Presentation at the 2006 Active Living Research Annual Conference
The Minnie Street neighborhood, in Santa Ana, California, was once one of the most crime-ridden and dilapidated areas of the city. A multimillion-dollar revitalization of the neighborhood in 2002 employed innovative public and private partnerships to improve the built environment of the neighborhood. Specific changes include adding diagonal parking, changing traffic from two way to one way, adding a chicane to slow traffic, enhanced street lighting, fencing off nearby railroad tracks, improvements to building facades and interiors and improved landscaping, among other improvements.
This before and after evaluation examined the impacts of the revitalization on perceived and actual safety, and on quality of life and sense of community for neighborhood residents. This presentation focuses on changes in perceived and actual traffic safety for adults and children, and on rates of walking and playing on neighborhood streets and sidewalks.
This study comprised a before and after evaluation of the impacts of the built environment changes on Minnie Street. Data collection methods included an in-person survey of neighborhood residents, conducted in Spanish and English by bilingual interviewers. The sample included 200 respondents in the before survey and 144 respondents in the after survey. Data collection also included before and after observations of conditions related to traffic safety and walking, including counts of pedestrians and vehicles in the neighborhood and measurement of average vehicle speeds using radar guns. Data on neighborhood crime rates before and after the revitalization were also collected.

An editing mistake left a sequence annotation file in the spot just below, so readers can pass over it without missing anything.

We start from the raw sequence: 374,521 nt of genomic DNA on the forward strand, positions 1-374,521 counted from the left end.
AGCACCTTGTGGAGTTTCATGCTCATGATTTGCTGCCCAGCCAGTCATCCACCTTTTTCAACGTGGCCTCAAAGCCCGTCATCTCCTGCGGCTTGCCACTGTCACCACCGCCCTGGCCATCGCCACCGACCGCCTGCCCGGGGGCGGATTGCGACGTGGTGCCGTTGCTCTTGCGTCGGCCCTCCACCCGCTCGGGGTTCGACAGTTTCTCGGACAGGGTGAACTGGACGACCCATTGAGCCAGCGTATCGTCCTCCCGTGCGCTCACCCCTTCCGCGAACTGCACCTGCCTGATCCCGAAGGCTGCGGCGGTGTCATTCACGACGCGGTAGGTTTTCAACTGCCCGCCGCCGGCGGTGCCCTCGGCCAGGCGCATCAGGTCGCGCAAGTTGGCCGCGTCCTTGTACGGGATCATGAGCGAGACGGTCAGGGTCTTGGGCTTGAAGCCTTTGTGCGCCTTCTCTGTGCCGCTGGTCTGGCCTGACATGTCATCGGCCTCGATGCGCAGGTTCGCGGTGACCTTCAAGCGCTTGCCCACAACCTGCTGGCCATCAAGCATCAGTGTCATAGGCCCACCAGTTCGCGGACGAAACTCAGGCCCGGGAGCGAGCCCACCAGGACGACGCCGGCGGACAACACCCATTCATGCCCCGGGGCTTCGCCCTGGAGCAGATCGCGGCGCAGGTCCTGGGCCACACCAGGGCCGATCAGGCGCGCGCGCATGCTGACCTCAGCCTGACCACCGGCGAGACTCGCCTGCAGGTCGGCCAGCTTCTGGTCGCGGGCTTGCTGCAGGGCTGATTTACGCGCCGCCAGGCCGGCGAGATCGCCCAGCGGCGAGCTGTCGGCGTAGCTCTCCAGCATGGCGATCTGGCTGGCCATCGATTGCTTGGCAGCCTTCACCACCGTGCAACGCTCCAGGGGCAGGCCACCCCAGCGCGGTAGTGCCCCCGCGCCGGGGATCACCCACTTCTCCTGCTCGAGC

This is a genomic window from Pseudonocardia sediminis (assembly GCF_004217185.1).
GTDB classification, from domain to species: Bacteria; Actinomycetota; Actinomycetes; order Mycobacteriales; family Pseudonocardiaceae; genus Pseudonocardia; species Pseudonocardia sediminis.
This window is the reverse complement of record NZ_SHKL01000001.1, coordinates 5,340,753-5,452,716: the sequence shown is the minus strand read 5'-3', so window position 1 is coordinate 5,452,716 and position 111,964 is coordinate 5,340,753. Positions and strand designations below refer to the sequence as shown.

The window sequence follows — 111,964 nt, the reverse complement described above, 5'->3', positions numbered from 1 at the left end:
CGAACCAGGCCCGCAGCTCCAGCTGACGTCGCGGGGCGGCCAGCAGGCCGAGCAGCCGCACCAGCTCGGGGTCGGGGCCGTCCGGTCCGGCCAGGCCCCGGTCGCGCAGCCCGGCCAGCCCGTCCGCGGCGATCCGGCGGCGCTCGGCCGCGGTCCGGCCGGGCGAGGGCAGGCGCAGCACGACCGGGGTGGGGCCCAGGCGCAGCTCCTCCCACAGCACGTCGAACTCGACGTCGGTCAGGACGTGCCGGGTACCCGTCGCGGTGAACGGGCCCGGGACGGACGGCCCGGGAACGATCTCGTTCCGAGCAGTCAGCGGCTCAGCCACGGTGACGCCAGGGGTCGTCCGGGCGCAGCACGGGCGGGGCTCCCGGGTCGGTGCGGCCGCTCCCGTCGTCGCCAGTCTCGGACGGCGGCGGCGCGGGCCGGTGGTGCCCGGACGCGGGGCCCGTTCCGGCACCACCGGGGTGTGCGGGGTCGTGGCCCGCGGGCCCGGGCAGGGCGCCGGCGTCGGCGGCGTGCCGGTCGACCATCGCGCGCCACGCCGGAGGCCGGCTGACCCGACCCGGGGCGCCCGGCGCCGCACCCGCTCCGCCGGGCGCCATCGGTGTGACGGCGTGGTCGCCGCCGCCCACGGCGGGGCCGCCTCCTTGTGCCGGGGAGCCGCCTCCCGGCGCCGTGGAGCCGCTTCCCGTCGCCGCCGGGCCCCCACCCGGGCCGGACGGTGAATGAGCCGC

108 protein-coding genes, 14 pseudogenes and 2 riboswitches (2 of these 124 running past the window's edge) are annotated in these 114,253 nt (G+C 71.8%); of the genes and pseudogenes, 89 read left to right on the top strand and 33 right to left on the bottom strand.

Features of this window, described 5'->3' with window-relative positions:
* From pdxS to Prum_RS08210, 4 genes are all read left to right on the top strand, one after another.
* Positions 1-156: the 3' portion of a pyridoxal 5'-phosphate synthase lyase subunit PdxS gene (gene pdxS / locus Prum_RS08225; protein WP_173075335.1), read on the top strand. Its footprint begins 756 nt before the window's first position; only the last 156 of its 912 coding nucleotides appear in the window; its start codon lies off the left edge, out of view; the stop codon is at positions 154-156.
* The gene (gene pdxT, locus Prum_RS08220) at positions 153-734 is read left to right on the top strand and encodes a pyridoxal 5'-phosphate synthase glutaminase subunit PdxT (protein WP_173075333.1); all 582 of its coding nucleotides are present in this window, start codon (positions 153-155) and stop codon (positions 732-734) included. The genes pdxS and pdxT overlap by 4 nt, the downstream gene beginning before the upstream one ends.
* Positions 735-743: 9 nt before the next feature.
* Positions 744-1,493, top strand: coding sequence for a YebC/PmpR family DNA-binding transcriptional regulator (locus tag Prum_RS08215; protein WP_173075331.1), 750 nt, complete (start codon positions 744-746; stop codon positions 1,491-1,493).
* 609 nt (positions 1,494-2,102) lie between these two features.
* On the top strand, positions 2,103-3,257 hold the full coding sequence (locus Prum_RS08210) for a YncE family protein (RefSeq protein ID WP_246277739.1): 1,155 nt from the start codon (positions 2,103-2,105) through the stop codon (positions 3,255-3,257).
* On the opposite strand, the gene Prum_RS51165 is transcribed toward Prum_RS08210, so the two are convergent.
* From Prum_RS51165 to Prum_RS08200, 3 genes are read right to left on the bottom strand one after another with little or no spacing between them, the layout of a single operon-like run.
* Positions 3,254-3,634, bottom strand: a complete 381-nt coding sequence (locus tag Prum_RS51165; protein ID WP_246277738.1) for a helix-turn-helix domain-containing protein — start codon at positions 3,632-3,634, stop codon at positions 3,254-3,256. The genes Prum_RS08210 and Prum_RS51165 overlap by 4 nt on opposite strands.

Survey findings included a significant increase in residents’ perceptions of the appearance of the neighborhood following renovations. Significant increases were also reported in residents’ enjoyment of walking in the neighborhood, their satisfaction with living in the community and their pride in the neighborhood. After results showed significant increases in perceived safety from traffic for adults, and in residents’ perceptions of the neighborhood as a safe place for children. Survey results found no significant decrease in fear of crime. Observations found a significant decrease in average vehicle speed following the renovations. Observations also found a decrease in the number of individuals walking in the neighborhood, including a significant decrease in the number of children on the sidewalk and street.
The changes to the physical environment on Minnie Street clearly increased perceived safety from traffic for adults and children. One of the effects of improvements to the interiors of apartments and to semi-public courtyards in front of buildings, may have been to increase use of these spaces by adults and children, thereby reducing the number of adults and children on the street and sidewalks. The findings of this study demonstrate an important role for urban design in promoting neighborhood safety and quality of life. Findings also confirm that urban design alone is insufficient to solve the complex problems facing low-income communities like Minnie Street. There is a need for multi-pronged approaches that include urban design as well as policing, youth services and other resources.
This project was supported with funding from Active Living Research, a national program of the Robert Wood Johnson Foundation. The study was conducted in collaboration with Santa Ana College and the Mexican American Opportunity Foundation.